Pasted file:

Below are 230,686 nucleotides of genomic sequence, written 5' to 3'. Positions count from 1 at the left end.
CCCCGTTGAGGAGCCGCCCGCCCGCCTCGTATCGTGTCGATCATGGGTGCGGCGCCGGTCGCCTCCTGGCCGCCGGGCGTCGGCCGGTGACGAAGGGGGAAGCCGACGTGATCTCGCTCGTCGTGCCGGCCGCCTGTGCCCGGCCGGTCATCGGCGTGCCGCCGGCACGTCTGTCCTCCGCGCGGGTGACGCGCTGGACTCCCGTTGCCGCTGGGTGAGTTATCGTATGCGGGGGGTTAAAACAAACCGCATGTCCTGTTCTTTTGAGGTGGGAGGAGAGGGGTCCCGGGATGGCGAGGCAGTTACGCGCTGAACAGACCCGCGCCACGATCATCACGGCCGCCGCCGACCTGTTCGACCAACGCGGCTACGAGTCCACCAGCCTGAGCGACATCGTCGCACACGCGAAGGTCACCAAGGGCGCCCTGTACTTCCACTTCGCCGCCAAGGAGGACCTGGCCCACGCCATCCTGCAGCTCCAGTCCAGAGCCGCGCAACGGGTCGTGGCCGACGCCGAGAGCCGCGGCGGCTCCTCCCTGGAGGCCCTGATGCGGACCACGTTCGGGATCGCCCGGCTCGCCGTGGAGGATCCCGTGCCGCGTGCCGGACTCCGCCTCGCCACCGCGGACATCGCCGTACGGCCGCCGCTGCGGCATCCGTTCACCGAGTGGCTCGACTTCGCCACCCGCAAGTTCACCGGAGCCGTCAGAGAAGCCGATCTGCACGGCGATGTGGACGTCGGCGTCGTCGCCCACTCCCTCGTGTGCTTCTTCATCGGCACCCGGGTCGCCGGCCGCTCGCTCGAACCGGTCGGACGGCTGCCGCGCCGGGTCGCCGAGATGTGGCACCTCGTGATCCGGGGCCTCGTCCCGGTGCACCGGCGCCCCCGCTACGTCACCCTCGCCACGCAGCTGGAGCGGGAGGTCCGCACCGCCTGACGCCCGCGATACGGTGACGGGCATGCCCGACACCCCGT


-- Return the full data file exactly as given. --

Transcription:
Below are 230,686 nucleotides of genomic sequence, written 5' to 3'. Positions count from 1 at the left end.
CCCCGTTGAGGAGCCGCCCGCCCGCCTCGTATCGTGTCGATCATGGGTGCGGCGCCGGTCGCCTCCTGGCCGCCGGGCGTCGGCCGGTGACGAAGGGGGAAGCCGACGTGATCTCGCTCGTCGTGCCGGCCGCCTGTGCCCGGCCGGTCATCGGCGTGCCGCCGGCACGTCTGTCCTCCGCGCGGGTGACGCGCTGGACTCCCGTTGCCGCTGGGTGAGTTATCGTATGCGGGGGGTTAAAACAAACCGCATGTCCTGTTCTTTTGAGGTGGGAGGAGAGGGGTCCCGGGATGGCGAGGCAGTTACGCGCTGAACAGACCCGCGCCACGATCATCACGGCCGCCGCCGACCTGTTCGACCAACGCGGCTACGAGTCCACCAGCCTGAGCGACATCGTCGCACACGCGAAGGTCACCAAGGGCGCCCTGTACTTCCACTTCGCCGCCAAGGAGGACCTGGCCCACGCCATCCTGCAGCTCCAGTCCAGAGCCGCGCAACGGGTCGTGGCCGACGCCGAGAGCCGCGGCGGCTCCTCCCTGGAGGCCCTGATGCGGACCACGTTCGGGATCGCCCGGCTCGCCGTGGAGGATCCCGTGCCGCGTGCCGGACTCCGCCTCGCCACCGCGGACATCGCCGTACGGCCGCCGCTGCGGCATCCGTTCACCGAGTGGCTCGACTTCGCCACCCGCAAGTTCACCGGAGCCGTCAGAGAAGCCGATCTGCACGGCGATGTGGACGTCGGCGTCGTCGCCCACTCCCTCGTGTGCTTCTTCATCGGCACCCGGGTCGCCGGCCGCTCGCTCGAACCGGTCGGACGGCTGCCGCGCCGGGTCGCCGAGATGTGGCACCTCGTGATCCGGGGCCTCGTCCCGGTGCACCGGCGCCCCCGCTACGTCACCCTCGCCACGCAGCTGGAGCGGGAGGTCCGCACCGCCTGACGCCCGCGATACGGTGACGGGCATGCCCGACACCCCGT